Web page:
BLOG The Mega-Con

Do I really want to go to a big convention like San Diego? asks blogger and sci-fi fan Steven Ellis

After conversations with several of the SFX ers who attended, I started to wonder if actually being there is the best way to get the most out of the event. I know it’s all about the experience and there’s probably nothing like being in the room for things like the Firefly reunion or getting to see Dredd 3D months before anyone else, but if like me, you’re interested in all the info about new films and exclusive announcements then it could be a different kettle of fish.

The event is massive, has become the Mecca of the geek world and is probably the biggest event in the sci-fi and fantasy calendar; it’s the con to be seen at, and the people who make the films, the TV and the comics that we all love know this. With the tendency of companies, large and small, to use the SDCC as the launch platform, or the stage to announce and show off their new wares, I wonder how many people actually get to see all this stuff first hand.

The way the internet is these days, this online world of instant access and information overload, I wonder if little old me, sat at my computer in Manchester, is finding con-related stuff out via Twitter or Facebook long before some of the people in San Diego get to know; or whether they themselves, even though they’re actually there, are also using the same sources I am. Did this ability to read about news, see video of the latest panel or catch the latest scoop within minutes of it being announced make me, and anyone following like I did, closer to the event and more up to date than some of the people actually present?

If I was at the con, I doubt I’d be able to glimpse a fraction of the stuff I get to see reported through my computer. But I would miss out on the atmosphere, so it’s a trade off. There are many conventions I’ve been to here in the UK, including the three SFX Weekenders - which aren’t nearly as big as the SDCC and yet I’ve come away with regrets over stuff I’ve missed or had to sacrifice at the expense of seeing something else. At any con you go to there is sometimes the risk of sacrificing attending one panel or screening at the expense of another and I bet at the SDCC this risk is only multiplied. On my Twitter feed – I’m @ZombieKudos by the way – in additional to countless people reporting the goings-on of the event, I also saw plenty of people bemoaning the fact that they missed stuff while they were queuing for something else or that two things they really wanted to be at were both happening at the same time. So, this would seem to back up the "too much for any one person to see" theory.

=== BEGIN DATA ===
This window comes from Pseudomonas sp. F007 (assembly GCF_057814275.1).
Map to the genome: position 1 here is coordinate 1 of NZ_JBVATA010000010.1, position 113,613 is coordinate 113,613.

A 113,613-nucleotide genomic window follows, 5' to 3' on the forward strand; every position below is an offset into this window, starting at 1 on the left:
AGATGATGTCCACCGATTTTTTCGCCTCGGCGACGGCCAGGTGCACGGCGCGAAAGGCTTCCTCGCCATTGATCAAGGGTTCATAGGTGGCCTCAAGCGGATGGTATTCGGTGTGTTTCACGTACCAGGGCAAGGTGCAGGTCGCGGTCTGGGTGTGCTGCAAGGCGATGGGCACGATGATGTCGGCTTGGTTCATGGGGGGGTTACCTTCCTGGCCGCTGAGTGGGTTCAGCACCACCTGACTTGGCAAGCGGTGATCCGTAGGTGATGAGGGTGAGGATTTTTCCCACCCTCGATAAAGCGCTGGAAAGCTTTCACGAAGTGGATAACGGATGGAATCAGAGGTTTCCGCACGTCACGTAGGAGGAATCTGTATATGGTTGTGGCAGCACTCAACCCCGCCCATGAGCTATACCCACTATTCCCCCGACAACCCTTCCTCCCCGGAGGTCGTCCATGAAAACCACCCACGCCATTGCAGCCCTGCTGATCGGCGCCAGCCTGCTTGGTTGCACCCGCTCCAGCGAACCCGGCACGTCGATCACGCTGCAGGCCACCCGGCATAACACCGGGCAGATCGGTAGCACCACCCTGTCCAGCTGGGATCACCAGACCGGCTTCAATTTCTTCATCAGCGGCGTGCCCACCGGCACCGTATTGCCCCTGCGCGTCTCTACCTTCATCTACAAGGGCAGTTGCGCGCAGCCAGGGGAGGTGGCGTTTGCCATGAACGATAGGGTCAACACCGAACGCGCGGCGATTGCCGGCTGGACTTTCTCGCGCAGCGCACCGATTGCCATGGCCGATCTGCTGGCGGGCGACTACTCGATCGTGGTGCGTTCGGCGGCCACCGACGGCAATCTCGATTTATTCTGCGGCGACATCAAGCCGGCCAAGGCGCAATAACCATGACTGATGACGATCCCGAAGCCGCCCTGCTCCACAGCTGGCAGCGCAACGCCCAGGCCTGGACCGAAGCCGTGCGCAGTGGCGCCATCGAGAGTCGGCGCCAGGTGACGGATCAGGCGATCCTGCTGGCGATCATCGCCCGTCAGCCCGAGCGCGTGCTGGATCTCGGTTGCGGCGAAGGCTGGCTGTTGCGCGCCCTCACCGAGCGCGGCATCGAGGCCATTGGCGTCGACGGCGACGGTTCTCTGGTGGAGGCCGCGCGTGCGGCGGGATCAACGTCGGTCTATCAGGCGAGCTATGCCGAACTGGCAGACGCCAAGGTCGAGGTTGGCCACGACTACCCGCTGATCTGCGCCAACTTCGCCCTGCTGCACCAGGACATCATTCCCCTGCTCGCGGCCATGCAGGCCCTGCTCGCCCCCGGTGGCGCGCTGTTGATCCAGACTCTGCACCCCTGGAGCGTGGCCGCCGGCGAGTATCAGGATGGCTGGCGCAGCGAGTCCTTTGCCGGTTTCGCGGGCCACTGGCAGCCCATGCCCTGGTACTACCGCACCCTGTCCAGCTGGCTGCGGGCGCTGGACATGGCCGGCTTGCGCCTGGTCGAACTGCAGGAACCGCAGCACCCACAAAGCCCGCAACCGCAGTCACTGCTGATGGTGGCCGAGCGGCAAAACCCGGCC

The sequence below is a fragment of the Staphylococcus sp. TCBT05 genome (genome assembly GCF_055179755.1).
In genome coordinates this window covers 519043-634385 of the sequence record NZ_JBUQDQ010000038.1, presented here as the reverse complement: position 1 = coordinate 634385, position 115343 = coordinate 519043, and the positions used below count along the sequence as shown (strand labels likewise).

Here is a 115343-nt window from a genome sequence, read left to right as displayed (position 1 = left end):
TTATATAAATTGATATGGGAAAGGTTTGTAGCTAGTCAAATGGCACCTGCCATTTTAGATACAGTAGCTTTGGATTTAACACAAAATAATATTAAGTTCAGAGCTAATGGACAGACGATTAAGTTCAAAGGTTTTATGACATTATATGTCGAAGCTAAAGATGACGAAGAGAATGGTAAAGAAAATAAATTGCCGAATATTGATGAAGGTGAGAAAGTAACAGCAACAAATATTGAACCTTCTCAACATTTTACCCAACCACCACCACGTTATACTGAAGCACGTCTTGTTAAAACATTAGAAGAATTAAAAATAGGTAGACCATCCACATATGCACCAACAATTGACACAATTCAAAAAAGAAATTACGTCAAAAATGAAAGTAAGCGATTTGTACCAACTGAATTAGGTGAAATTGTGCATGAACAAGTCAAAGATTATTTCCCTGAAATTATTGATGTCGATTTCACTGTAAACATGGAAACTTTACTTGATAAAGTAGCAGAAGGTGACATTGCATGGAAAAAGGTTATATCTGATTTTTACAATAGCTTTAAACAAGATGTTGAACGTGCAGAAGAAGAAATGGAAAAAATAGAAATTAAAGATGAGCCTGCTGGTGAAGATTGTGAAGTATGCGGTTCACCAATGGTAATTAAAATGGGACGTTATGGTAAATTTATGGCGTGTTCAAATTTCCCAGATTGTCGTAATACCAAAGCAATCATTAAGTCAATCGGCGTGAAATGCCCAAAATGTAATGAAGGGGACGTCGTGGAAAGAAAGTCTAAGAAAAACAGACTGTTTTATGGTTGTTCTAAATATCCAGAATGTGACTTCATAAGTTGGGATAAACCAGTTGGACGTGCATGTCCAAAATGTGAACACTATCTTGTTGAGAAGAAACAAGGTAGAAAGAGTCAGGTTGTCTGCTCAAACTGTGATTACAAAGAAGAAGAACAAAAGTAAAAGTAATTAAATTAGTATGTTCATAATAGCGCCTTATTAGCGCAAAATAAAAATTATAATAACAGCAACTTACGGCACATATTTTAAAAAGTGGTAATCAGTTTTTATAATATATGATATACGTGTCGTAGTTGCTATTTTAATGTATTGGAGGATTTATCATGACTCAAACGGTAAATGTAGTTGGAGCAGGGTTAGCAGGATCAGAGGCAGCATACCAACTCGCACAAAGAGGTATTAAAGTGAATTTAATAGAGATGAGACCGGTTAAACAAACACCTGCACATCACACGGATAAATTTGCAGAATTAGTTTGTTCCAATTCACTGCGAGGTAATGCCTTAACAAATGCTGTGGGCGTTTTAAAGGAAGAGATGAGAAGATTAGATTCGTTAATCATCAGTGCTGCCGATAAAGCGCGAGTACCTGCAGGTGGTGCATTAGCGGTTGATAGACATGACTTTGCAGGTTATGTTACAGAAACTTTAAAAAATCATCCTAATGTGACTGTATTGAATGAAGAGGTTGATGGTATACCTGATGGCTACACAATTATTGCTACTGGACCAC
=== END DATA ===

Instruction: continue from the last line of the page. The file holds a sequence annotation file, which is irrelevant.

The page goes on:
A visit to the SDCC would probably be a once in a lifetime holiday event for a lot of people living in the UK and I wonder would it really be worth it? I’m not trying to be negative, it’s not sour grapes because I haven’t and maybe never will attend. And like I said, I know that the feeling of "being there" is still huge and there’s probably nothing like the thrill and atmosphere of actually attending. I also know that given the chance I, and many others, would be there at the drop of a hat. But the whole thing does seem a little bit overwhelming when you look at it from afar.

Has the San Diego Comic-Con becoming too big? Has it become an overblown corporate advert? Is it all about companies getting their product noticed? I’ve heard that a good or bad reaction from San Diego can make or break a film and while this doesn’t hold true every single time, there certainly is something to it.
From an event which started in the ‘70s with 145 people to last month’s event, which had somewhere in the region of 130,000 attendees, has something been lost in the run-away success and popularity of this mega con? Or is it the ultimate in fans getting to show the film and TV companies what they think of the products advertised?

So, what do you think? Would you go? Do you think watching from afar is the best way to get all the info at an event like this or would rather just go and find out what you missed later?

Or have you already been to the San Diego con? Did you have a great time? Is it really just about being there and revelling in the atmosphere rather than getting to find out every little thing you can?

Steven Ellis